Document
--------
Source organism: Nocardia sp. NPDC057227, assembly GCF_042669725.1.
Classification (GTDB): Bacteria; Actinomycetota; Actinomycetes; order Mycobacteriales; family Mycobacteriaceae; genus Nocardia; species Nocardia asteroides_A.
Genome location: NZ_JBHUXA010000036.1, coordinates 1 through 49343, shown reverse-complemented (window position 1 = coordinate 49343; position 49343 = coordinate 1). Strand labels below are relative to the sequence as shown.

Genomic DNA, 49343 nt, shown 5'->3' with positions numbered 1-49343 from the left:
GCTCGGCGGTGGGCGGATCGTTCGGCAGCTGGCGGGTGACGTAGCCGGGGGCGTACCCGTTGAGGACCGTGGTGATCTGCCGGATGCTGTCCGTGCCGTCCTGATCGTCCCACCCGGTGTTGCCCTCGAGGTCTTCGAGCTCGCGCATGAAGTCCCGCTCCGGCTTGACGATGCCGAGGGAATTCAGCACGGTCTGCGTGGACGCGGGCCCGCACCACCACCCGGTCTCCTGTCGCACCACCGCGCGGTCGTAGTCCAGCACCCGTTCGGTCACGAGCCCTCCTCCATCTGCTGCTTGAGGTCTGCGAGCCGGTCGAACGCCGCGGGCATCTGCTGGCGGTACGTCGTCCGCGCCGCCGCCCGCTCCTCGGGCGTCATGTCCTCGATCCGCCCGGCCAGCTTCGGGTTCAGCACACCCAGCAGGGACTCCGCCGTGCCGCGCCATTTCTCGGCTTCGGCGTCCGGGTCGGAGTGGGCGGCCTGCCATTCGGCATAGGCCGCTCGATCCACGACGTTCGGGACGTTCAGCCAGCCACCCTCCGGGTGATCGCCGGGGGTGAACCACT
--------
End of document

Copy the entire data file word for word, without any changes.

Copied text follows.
Source organism: Nocardia sp. NPDC057227, assembly GCF_042669725.1.
Classification (GTDB): Bacteria; Actinomycetota; Actinomycetes; order Mycobacteriales; family Mycobacteriaceae; genus Nocardia; species Nocardia asteroides_A.
Genome location: NZ_JBHUXA010000036.1, coordinates 1 through 49343, shown reverse-complemented (window position 1 = coordinate 49343; position 49343 = coordinate 1). Strand labels below are relative to the sequence as shown.

Genomic DNA, 49343 nt, shown 5'->3' with positions numbered 1-49343 from the left:
GCTCGGCGGTGGGCGGATCGTTCGGCAGCTGGCGGGTGACGTAGCCGGGGGCGTACCCGTTGAGGACCGTGGTGATCTGCCGGATGCTGTCCGTGCCGTCCTGATCGTCCCACCCGGTGTTGCCCTCGAGGTCTTCGAGCTCGCGCATGAAGTCCCGCTCCGGCTTGACGATGCCGAGGGAATTCAGCACGGTCTGCGTGGACGCGGGCCCGCACCACCACCCGGTCTCCTGTCGCACCACCGCGCGGTCGTAGTCCAGCACCCGTTCGGTCACGAGCCCTCCTCCATCTGCTGCTTGAGGTCTGCGAGCCGGTCGAACGCCGCGGGCATCTGCTGGCGGTACGTCGTCCGCGCCGCCGCCCGCTCCTCGGGCGTCATGTCCTCGATCCGCCCGGCCAGCTTCGGGTTCAGCACACCCAGCAGGGACTCCGCCGTGCCGCGCCATTTCTCGGCTTCGGCGTCCGGGTCGGAGTGGGCGGCCTGCCATTCGGCATAGGCCGCTCGATCCACGACGTTCGGGACGTTCAGCCAGCCACCCTCCGGGTGATCGCCGGGGGTGAACCACT